The Five Questions of Life

Thomas Berger wrote: “The art and science of asking questions is the source of all knowledge.” Great leaders understand the value of questions and the learning they bring to themselves and those whom they serve. The questions generate curiosity, inspire innovative and creative thinking, explore possibilities with others and deepen the thinking of their people.

In his Harvard Business Review article, 5 Questions Leaders Should Be Asking All the Time, James E Ryan proposes five questions that great leaders should ask:

“Wait, What?” – Too often, we jump to conclusions without having enough information. We listen just long enough to form a quick opinion, and then we either endorse or oppose what has been said. This puts us at risk of making faulty judgments, leaving key assumptions untested, and missing out on potential opportunities. Leaders (as well as their employees) need to be able to ask colleagues and direct reports to slow down and explain in more detail what is being proposed, especially if something doesn’t quite sound right or seems too easy to be a lasting solution. Asking “Wait, what?” is an exercise in understanding, which is critical to making informed judgments and decisions—whether in the office or the boardroom.

“I wonder why …?” or “I wonder if …?” – Children are far better than adults at questioning the world around them – nothing is beyond interrogation. When children wonder why the sky is blue, they prompt others to think, reason, and explain things anew. Similarly, leaders have to remain curious about their organizations in order to bring new ideas to bear on long-standing challenges. Wondering why something is the way it is will sometimes lead to an unsatisfactory answer—as in, we do it this way because it’s easier and that’s the way we have always done it. But asking “I wonder why…” is the first step in overcoming the inertia that can stifle growth and opportunity for leaders and employees alike. That’s because it inevitably leads to the perfect follow up: “I wonder if things could be done differently?” This can begin the process of creating change by sparking the interest and curiosity of those with whom you work.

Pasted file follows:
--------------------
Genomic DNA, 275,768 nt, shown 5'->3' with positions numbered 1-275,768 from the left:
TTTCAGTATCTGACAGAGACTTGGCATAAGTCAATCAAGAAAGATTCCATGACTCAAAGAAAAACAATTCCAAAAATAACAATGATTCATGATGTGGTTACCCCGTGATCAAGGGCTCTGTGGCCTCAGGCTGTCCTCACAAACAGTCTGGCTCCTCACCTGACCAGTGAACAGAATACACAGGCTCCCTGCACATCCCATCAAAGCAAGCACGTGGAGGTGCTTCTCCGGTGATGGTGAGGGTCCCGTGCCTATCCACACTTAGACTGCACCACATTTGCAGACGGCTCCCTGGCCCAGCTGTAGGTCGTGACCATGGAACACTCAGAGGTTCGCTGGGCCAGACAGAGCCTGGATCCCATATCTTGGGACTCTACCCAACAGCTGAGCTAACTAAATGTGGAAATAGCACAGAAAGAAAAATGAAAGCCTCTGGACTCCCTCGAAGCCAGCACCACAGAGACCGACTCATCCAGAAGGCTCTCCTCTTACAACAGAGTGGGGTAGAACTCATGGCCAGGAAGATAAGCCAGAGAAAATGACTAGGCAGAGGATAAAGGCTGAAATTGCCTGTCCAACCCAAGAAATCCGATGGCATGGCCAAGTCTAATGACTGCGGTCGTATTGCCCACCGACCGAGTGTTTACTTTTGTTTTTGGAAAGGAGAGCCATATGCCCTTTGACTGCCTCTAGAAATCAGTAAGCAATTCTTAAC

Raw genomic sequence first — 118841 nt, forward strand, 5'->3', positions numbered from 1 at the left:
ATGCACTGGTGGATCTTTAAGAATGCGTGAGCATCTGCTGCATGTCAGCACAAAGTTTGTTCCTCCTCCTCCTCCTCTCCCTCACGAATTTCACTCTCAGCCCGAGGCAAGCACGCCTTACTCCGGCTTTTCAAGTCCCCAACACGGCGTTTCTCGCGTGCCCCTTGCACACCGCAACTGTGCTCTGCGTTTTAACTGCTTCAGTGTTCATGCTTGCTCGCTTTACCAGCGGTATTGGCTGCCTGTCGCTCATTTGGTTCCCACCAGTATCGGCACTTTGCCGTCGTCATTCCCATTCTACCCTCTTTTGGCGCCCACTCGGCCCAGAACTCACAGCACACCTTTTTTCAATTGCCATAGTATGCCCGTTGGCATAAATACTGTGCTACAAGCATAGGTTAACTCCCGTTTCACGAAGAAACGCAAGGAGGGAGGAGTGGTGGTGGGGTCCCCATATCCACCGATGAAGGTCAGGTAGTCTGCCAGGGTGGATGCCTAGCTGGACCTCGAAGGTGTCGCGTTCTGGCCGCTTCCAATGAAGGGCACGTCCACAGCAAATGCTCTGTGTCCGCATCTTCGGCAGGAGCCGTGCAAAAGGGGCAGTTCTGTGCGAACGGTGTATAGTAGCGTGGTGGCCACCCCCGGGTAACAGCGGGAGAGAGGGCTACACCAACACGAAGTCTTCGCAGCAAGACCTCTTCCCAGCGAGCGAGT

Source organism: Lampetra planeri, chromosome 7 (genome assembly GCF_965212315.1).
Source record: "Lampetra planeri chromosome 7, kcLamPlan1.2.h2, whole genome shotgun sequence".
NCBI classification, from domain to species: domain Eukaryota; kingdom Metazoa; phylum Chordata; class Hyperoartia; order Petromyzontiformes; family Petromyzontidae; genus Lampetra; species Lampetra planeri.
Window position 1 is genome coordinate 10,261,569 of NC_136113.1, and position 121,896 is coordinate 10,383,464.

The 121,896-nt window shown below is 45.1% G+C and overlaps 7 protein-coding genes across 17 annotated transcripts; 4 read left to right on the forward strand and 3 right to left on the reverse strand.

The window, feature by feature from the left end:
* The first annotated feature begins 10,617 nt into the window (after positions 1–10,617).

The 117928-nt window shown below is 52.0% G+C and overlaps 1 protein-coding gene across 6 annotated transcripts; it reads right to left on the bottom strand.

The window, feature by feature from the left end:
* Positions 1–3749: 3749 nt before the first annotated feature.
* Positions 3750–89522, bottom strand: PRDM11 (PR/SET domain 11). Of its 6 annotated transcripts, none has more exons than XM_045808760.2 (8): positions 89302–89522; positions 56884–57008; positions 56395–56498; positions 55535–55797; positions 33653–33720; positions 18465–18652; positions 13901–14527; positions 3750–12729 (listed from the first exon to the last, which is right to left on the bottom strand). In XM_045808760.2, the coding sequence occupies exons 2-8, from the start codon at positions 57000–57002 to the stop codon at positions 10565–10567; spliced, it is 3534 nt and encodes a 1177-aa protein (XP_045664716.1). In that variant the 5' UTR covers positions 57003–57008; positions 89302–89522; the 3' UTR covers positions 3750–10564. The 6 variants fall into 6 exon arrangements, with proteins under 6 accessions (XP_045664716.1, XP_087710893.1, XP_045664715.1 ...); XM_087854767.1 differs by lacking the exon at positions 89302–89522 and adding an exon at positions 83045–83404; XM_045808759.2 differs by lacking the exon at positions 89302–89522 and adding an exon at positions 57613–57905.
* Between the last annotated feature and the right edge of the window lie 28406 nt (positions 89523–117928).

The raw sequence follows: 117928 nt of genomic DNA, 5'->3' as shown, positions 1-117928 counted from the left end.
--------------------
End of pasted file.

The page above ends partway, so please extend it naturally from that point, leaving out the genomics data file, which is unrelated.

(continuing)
“Couldn’t we at least…?” – Most of us have had the experience of sitting through a contentious meeting, where stakeholders are polarized, progress is stalled, and consensus feels like a pipe dream. Asking “couldn’t we at least?” is the question that can help you and your colleagues get unstuck on an issue. It can get you started on a first step, even if you are not entirely sure where you will end. Perhaps you might first find some common ground by asking: “Couldn’t we at least agree on some basic principles?” or “Couldn’t we at least begin, and re-evaluate at a later time?”

“How can I help?” – The instinct to lend a hand to someone in need is one of our most admirable traits as human beings, but we often don’t stop to think about the best way to help. Instead, we swoop in and try to save the day. This frequently does more harm than good. It can unintentionally disempower, or even insult those who need to take charge. So when a colleague or direct report is complaining about an issue or expressing frustration, rather than jumping to offer solutions, try asking, “How can I help?” This forces your colleague to think clearly about the problem to be solved, and whether and how you can actually help. It helps your colleagues define the problem which is the first step toward owning and solving it.

“What truly matters?” – This question might seem obvious, but I don’t think any of us ask it often enough. “What truly matters?” is not a question that you should wait to ask when you are on vacation or are retired. It should be a regular conversation, externally and internally. For example, it’s a useful way to simplify complicated situations like sensitive personnel issues. It can also help you stay grounded when you have grand ambitions, like an organizational restructuring. And it can make even your weekly meetings more efficient and productive by keeping people focused on the right priorities. Asking this often will not only make your work life smoother, but also help you find balance in the broader context of your life.

May your questions inspire great learning, collaboration and change in who you are, in what you do and in those whom you serve. May you remember always the words of Mahatma Gandhi: “Live as if you were going to die tomorrow. Learn as if you were to live forever.

Have a beautiful day and a magnificent week!!!

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